In view of all this, I have been trying to find ways to de-stress, lessen my anxiety, and take care of myself.  I want to be a better worker (I work part time), better spouse, and better mother.  I have found that to be impossible as long as I am stressed to the max, anxious alm0st all time time, and beginning to see physical side effects of stress.  Here are a list of things that I have tried and found help me.  Some or all of them may appeal to you.  I hope that at least some of them will help you as well.

  1. Soak your feet in hot water and Epsom salts.  I use about one cup of Epsom salts in a dishpan that I use specifically for soaking my feet (purchased on Amazon, but can probably be found at Wal-Mart or Target).  I make the water fairly hot and soak for 10 minutes or so.  Then put moisturizer on your feet and cover with stocks.  I highly recommend this an hour or so before bed – it even helps me sleep.
  2. Solitude.  Sometimes you just need a brief break – some quiet to either contemplate the situation or to not think about it at all.  As I mentioned earlier, I have two delightful, wonderful children – one of whom is very chatty.  Sometimes I just need a few minutes of quiet to gather my thoughts.  In my experience, I have less stressful days when I can have 15-20 minutes of time to myself.
  3. Fifteen minutes to yourself when you get home.  I highly recommend taking fifteen minutes or so when you get home to sit in a quiet place and unwind.  Ask your children to give you a few minutes before asking you anything – or go in your room and shut the door.  Let them know it will just be a short time.  Read for a few minutes, rock in a rocking chair, crochet, write, or whatever else helps you relax.  If just sitting helps, by all means sit and be still.
  4. Keep a journal.  Write out the good things, as well as the bad.  You can look back at the good memories on days you need something to perk you up.  Also, seeing what you’ve overcome can help as well.  In addition, sometimes writing out a problem can help you see things more clearly.  Remember, there is no rule that says you have to keep any or all of your journal.  If you feel better burning, shredding, or otherwise disposing of what you’ve written, then do so.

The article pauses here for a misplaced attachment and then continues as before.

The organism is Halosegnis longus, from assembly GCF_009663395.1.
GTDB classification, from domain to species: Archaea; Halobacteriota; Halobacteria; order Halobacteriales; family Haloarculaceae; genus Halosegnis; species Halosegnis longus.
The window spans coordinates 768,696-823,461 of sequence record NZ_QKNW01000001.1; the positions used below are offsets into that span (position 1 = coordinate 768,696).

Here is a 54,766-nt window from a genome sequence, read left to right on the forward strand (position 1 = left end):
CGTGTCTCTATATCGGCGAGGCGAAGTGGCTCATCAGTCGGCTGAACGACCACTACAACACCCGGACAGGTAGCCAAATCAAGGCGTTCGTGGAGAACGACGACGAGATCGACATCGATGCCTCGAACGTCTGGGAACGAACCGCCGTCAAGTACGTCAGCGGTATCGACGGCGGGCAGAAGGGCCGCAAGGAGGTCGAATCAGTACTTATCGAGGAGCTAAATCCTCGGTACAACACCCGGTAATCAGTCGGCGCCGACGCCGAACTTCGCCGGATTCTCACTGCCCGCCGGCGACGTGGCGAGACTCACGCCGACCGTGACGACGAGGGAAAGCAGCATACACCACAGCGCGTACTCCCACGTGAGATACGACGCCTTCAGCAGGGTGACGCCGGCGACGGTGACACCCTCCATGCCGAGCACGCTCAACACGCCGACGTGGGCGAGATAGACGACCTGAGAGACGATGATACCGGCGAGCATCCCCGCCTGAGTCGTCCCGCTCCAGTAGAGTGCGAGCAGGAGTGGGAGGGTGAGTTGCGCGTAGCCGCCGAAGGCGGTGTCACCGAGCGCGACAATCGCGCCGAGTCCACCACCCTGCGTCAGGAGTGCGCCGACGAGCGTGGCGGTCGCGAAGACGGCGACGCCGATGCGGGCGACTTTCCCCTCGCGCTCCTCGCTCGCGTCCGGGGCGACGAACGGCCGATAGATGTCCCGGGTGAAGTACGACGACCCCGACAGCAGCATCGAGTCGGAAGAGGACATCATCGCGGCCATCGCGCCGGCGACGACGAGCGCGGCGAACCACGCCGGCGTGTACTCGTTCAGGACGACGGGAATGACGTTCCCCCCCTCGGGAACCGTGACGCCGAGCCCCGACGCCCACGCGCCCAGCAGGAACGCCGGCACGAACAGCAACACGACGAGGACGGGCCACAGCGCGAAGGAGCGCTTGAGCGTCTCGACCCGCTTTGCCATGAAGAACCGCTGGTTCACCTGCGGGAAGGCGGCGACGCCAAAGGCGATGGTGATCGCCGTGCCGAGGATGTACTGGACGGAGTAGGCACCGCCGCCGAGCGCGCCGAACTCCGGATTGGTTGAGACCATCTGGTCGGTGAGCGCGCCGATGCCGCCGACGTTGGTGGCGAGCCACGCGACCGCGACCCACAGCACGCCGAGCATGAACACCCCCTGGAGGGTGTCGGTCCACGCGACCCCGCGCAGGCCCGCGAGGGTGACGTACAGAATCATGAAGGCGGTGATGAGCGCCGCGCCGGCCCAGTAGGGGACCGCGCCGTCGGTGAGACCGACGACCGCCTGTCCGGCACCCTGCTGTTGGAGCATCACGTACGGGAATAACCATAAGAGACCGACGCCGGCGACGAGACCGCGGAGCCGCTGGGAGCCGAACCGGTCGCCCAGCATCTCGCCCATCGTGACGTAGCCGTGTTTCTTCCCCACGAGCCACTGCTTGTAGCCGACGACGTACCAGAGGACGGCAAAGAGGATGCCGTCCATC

5. Be sure to get enough sleep.  At least once a week, go to bed at earlier than normal to make sure you get a good night’s sleep.  If you have trouble sleeping, try getting more exercise.  If that doesn’t work, talk to a doctor or look into other methods of getting help with sleep problems.
  6. Clear some clutter.  Believe it or not, by organizing, you will make yourself feel better.  Clutter is a source of stress.  When you cannot find something, you get frustrated and worried, especially if it is something like car keys or cell phones.  It results in time spent looking for things rather than being productive.
  7. Five things to give up:
    1. People pleasing
    2. Negative self-talk
    3. Complaining
    4. The need to be right
    5. Running from things you fear
  8. Exercise a little every day.  There are some creative ways to work exercise into your day; do some research on Google.  Even 20 minutes a day is a big help, and may help you sleep better too!
  9. Make a humor file – collect articles from magazines or newspapers, comic strips, pictures, etc. – anything that makes you laugh or smile.  Pull it out on tough days.
  10. Read, read, read.  Sometimes curling up with a good book, whether it is fiction, nonfiction, science fiction, book, magazine, or whatever, is a great escape for a while – long enough to relax and unwind a bit.
  11. Practice gratitude.  If you are feeling stressed or depressed, sit down and make a list of five things that you are grateful for; it doesn’t matter what it is.  Start small: a flower, the breeze, waking up this morning, the tree outside your window, the sunset.
  12. Cut back on junk food, caffeine, and sugar.  Don’t overuse alcohol.